The week started off slow with limited buying interest; it picked up, however, as the week progressed and supply stalled. Originator selling averaged about $750 million per day, mostly in 30-year 5.5% coupons. Buyers included insurance companies, servicers and especially banks.
Spreads over the Wednesday-to-Wednesday period tightened notably, especially in the higher coupons. Meanwhile, 30-year Fannie Mae 5s strengthened five basis points; 5.5s and 6s were better by eight basis points; and 6.5s firmed 13 basis points. Also, 6.5s have become quite rich in recent weeks. In fact, UBS recommends investors sell Fannie Mae or Ginnie Mae 6.5s and buy a combination of Fannie Mae 5.5s and Trust or structured IOs. In Dwarfs, 4s and 4.5s moved in six and nine basis points, respectively, while 5s and 5.5s were 12 and 16 basis points tighter.
Can the market count on strong bank support?
During the previous quarter, banks were less active in the MBS sector and, so far this quarter, they have not been as active as many expect. This is even as C&I lending remains down despite signs of an improving economy. The combination of MBS and mortgage loans this fall has been flat, according to a recent report from Bear Stearns. In addition, bank deposits have declined, in part due to the improving equity market. Bear says banks have told them they worry about investing in MBS at current low yields with the prospect of rates increasing next year. Bear concludes that "a lack of C&I demand does not necessarily force reinvestment in MBS."
JPMorgan Securities, on the other hand, is a bit more optimistic. They expect spreads to benefit from accelerated demand from banks in the first quarter of next year.
Possibly offsetting less demand from banks may be increased interest from life insurance companies. Standard & Poor's has changed its capital requirements for MBS and corporate bonds. Capital for most MBS have been lowered while corporates have been raised. Bear Stearns analysts suggest that mortgages will have a stronger role to play in life insurance portfolios than they have in the past.
Also supportive of mortgages has been increased interest from money managers covering underweights, and JPMorgan also anticipates that the GSEs may return from their hibernation.
Mortgage applications fall during holiday week
For the week ending Nov. 28, mortgage applications declined as borrowers focused on the Thanksgiving holiday. "As expected, last week was a slow week for mortgage application activity," said Michael Cevarr, the Mortgage Bankers Association's (MBA) manager of member surveys. "After adjusting the mortgage indices for the impact of the Thanksgiving holiday and other seasonal factors, the purchase index was down only 3.9%." The Purchase Index came in at 441.8, while the Refi Index dropped 20% to 2100. On an unadjusted basis, the Purchase Index was off 36% to 253 and the Refi Index plummeted 44% to 1470.
As a percentage of total applications, refinancings were 50% versus 53.3% in the previous survey. ARM share also fell slightly to 26.6% from 27.0%.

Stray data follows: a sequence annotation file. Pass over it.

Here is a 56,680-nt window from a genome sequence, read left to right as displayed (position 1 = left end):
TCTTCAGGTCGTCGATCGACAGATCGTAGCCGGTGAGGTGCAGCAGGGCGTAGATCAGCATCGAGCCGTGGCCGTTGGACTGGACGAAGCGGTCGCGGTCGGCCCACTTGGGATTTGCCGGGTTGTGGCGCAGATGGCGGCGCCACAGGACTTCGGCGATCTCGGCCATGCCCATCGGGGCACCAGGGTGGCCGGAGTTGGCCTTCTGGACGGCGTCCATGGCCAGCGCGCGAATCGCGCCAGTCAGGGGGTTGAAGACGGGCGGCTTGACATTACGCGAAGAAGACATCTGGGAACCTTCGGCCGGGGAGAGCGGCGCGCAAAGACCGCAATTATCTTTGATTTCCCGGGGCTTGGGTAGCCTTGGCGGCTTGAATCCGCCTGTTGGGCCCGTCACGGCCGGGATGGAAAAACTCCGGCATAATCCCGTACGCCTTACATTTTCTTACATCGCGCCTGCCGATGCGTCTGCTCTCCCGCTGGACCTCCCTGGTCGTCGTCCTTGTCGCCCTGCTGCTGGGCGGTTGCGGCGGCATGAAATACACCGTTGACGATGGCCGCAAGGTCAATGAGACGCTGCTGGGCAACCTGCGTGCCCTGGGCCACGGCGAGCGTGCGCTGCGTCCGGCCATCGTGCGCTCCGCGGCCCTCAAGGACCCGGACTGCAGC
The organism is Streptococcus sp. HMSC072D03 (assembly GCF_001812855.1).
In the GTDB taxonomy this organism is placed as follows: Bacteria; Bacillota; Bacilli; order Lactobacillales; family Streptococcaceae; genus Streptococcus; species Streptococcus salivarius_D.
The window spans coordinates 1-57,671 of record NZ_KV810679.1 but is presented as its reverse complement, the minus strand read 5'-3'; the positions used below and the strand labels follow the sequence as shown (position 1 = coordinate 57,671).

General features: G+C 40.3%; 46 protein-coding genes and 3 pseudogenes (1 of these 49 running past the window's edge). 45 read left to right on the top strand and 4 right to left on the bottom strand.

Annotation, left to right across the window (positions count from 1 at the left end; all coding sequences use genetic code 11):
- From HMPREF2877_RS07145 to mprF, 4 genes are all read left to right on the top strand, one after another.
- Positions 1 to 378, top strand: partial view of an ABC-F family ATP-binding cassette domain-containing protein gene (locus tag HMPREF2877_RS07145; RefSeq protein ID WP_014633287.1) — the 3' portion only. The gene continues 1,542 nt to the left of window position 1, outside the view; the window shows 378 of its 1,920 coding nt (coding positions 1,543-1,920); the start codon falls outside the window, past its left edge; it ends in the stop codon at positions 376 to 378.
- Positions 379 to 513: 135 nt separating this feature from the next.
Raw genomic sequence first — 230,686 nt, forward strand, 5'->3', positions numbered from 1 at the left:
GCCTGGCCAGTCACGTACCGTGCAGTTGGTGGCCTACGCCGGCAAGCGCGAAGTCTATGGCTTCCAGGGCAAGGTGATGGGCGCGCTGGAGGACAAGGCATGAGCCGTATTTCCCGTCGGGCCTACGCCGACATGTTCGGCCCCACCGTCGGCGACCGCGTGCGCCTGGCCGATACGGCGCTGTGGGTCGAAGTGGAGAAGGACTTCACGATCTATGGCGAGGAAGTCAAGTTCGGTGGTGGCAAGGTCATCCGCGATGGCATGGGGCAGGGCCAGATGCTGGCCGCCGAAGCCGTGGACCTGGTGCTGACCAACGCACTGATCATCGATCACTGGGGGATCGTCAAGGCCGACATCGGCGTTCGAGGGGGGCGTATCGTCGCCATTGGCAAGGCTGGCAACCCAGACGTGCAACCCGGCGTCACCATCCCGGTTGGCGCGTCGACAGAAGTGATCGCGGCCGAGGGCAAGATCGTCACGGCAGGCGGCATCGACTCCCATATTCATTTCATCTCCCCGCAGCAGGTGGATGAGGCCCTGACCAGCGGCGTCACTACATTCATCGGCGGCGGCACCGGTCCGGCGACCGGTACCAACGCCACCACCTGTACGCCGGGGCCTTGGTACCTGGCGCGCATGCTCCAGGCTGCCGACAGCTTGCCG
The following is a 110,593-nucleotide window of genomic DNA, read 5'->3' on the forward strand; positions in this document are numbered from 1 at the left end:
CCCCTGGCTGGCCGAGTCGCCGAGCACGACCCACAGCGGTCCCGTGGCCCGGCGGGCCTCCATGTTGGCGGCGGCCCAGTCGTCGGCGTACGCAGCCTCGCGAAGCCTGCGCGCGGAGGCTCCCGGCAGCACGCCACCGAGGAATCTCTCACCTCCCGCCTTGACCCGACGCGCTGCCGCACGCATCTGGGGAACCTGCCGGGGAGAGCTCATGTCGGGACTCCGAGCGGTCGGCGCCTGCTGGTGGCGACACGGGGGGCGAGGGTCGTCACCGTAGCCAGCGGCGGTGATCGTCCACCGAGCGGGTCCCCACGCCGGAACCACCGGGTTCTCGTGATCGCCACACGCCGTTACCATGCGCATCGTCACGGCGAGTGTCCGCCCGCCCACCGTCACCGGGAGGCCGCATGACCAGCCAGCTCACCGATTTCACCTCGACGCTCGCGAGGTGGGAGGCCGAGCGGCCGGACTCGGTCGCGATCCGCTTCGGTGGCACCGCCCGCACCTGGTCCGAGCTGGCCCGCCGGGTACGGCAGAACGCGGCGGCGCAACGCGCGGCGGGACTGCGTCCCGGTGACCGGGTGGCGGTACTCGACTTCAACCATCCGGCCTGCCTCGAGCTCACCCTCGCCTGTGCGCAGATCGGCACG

Freddie Mac reported a jump in fixed-rate mortgage rates for the week ending Dec. 5. The 30-year rate rose 13 basis points to 6.02% and 15-year rates gained 14 basis points to 5.36%. ARM rates were unchanged at 3.77%. If rates hold at current levels, Lehman Brothers expects the Refi Index to slip towards 2000 in the weeks ahead.
Last Friday, the housing agencies released prepayments for the month of November. In general, consensus predicts speeds on 30-year Fannie Maes to slow 10% to 15% for most coupons and vintages. Speeds are anticipated to pick up slightly in both December and January.
Freddie Mac reports on
Q3 home prices
Freddie Mac announced last Tuesday that its quarterly Conventional Home Price Index rose at an annualized 4.8% during the third quarter (see related story, p. 1). This is little changed from Q2's revised rate of 4.9%. Over the period ranging from 3Q02 through 3Q03, annual home price growth was 5.4% versus 6% for the period 2Q02 through 2Q03.
By region, the Pacific states held their lead for the fifth quarter with an annualized growth rate of 7.2%. The New England states were close behind at 7%, followed by the Middle Atlantic states at 6.4%. The West South Central states were last for the second consecutive quarter, recording a growth rate of 1%. Also reporting lower growth rates - in the 3.4% to 2.4% range - were the Mountain states, East North Central states and East South Central states.
Freddie Mac also noted that it expects the refinance share of originations in 2003 to set a record at 65% (of originations). In 2002, the rate was 59%. Freddie also expects single-family originations to top $3.4 trillion, a new record, and sees a 25% gain over 2002's record.
Last Monday, the Office of Federal Housing Enterprise Oversight (OFHEO) released its quarterly report on home price gains. Average home prices in the U.S. rose 5.61% from 3Q02 through 3Q03, according to the report. The appreciation for the most recent quarter was 1.39%, an annualized rate of 5.56%. MortgageData